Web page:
IRS Agents Arrest Former El Paso Businessowner and Three Employees in Connection with an Alleged Fraudulent Tax Return Preparation Scheme
In El Paso this morning, IRS agents arrested 60–year-old Belia Mendoza, the owner of Mendez Tax Service, and three of her employees in connection with an alleged fraudulent tax return preparation scheme announced Acting United States Attorney Richard Durbin, Jr. and Internal Revenue Service-Criminal Investigation Special Agent in Charge William Cotter.
A 22-count federal grand jury indictment, filed last week and unsealed today, charges Mendoza, 36-year-old Margarita Hernandez, 46-year-old Denise Duchene and 47–year-old Anna Montez with one count of conspiracy to defraud the United States. The indictment also charges the defendants with multiple counts of aiding and assisting in the preparation of a false income tax return.
According to the indictment, from February 2009 until June 2011, Mendoza and the others conspired to prepare and submit to the IRS numerous fraudulent income tax returns for tax years 2008, 2009 and 2010. In order to obtain maximum refunds for their clients using the Earned Income Credit, the defendants would use false or inflated figures for unreimbursed employee business expenses (Schedules A and C), child and dependent care expenses (Form 2441), education credits (Form 8863), and false filing status. Authorities allege the total loss to the Government at as a result of this scheme is estimated to be $90,000.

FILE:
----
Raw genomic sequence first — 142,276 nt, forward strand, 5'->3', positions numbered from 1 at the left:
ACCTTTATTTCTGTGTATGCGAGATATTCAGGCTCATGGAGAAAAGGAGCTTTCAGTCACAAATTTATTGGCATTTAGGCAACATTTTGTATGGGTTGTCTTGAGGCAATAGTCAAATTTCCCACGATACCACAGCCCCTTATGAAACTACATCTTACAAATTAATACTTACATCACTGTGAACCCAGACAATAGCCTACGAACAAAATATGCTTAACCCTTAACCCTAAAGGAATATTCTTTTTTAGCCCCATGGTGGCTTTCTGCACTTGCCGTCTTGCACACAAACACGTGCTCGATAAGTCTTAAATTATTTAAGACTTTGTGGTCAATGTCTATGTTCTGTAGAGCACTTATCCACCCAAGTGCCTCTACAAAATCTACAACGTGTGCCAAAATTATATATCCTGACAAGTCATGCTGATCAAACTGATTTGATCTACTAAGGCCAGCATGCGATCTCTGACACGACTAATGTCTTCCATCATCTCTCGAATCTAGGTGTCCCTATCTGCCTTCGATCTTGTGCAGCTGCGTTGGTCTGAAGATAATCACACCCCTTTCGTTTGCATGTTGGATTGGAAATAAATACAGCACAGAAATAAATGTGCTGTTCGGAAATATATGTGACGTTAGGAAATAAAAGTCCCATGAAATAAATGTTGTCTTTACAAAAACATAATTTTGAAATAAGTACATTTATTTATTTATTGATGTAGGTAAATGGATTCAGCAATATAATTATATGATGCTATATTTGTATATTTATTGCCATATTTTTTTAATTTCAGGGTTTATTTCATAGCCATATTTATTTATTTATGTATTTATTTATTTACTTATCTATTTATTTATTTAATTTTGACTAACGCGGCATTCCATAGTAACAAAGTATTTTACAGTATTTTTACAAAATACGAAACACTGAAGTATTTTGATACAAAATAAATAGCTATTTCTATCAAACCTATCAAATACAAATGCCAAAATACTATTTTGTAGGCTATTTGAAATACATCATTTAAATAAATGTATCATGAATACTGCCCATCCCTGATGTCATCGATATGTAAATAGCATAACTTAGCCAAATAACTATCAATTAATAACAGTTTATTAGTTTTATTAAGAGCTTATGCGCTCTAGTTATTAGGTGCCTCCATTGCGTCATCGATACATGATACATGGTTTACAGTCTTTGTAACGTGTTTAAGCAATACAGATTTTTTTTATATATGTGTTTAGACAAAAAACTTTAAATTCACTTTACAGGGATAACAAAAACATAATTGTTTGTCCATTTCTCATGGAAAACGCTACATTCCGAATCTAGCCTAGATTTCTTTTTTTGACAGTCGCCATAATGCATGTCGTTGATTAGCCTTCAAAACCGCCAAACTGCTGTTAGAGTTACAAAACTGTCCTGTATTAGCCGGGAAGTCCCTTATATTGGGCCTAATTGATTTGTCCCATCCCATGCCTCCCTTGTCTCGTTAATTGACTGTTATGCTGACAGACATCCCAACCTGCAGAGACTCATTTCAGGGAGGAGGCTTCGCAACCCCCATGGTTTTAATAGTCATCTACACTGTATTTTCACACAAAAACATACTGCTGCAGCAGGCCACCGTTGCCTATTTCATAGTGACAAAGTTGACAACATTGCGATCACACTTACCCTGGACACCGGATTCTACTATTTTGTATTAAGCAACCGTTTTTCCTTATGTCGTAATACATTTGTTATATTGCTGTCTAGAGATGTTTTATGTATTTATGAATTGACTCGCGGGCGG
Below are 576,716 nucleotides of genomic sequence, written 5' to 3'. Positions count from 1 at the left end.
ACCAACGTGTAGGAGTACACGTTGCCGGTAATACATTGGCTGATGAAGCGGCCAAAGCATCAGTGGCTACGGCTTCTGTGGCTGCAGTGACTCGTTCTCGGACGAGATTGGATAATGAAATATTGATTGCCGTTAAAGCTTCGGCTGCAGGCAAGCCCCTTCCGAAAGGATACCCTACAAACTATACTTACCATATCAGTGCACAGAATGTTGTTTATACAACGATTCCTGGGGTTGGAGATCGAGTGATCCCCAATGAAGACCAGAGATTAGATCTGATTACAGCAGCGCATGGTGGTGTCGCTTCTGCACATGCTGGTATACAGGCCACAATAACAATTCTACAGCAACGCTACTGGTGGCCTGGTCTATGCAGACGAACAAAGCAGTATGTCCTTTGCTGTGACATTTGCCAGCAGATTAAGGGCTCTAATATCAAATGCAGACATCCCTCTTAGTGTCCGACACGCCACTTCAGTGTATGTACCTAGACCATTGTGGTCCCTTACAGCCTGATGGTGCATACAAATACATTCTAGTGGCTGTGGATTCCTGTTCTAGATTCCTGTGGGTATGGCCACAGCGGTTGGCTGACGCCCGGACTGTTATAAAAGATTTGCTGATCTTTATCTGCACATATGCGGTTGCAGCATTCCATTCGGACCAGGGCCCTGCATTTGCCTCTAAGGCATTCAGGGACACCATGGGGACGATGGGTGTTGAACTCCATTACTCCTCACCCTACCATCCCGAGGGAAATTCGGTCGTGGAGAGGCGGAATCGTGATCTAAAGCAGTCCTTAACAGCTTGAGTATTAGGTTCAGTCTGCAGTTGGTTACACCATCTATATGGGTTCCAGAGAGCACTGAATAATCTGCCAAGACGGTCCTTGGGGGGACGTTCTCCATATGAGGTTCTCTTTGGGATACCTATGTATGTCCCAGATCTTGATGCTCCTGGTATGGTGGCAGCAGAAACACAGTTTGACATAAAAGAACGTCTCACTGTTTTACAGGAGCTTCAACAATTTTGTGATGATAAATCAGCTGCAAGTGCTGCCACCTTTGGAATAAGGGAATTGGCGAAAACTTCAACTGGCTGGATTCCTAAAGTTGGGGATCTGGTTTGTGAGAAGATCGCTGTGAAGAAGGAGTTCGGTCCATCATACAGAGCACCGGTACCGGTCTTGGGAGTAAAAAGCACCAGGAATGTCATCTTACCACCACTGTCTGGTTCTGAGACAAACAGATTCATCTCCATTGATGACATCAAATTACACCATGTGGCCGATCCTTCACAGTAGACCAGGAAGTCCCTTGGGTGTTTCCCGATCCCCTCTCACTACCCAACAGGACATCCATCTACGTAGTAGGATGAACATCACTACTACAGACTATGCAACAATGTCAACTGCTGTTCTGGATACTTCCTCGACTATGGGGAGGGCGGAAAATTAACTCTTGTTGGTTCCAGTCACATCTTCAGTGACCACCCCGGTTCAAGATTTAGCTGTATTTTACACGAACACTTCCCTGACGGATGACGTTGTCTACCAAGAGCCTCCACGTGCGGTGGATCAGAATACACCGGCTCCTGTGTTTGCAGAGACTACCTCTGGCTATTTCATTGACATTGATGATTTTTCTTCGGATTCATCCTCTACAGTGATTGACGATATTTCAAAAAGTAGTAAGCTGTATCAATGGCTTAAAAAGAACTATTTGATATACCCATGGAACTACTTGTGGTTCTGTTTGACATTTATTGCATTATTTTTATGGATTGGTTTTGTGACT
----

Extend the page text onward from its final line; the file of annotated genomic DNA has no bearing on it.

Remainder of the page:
“While most return preparers provide excellent service to their clients, a few unscrupulous tax preparers file false and fraudulent returns to defraud the government and their own clients. Our special agents use their investigative and financial expertise to identify and hold accountable abusive tax return preparers who knowingly prepare tax returns containing false tax credits and deductions that they are not entitled to receive. Today’s arrests should send a strong signal that we are putting those dishonest tax return preparers on notice that we are watching their activities closely to ensure compliance with the law,” stated Internal Revenue Service-Criminal Investigation Special Agent in Charge William Cotter.
Upon conviction, the defendants face up to five years in federal prison on the conspiracy charge and up to three years in federal prison for each false tax return preparation charge. Assistant United States Attorney Adrian Gallegos is prosecuting this case on behalf of the Government.
An indictment is merely a charge and should not be considered as evidence of guilt. The defendants are presumed innocent until proven guilty in a court of law.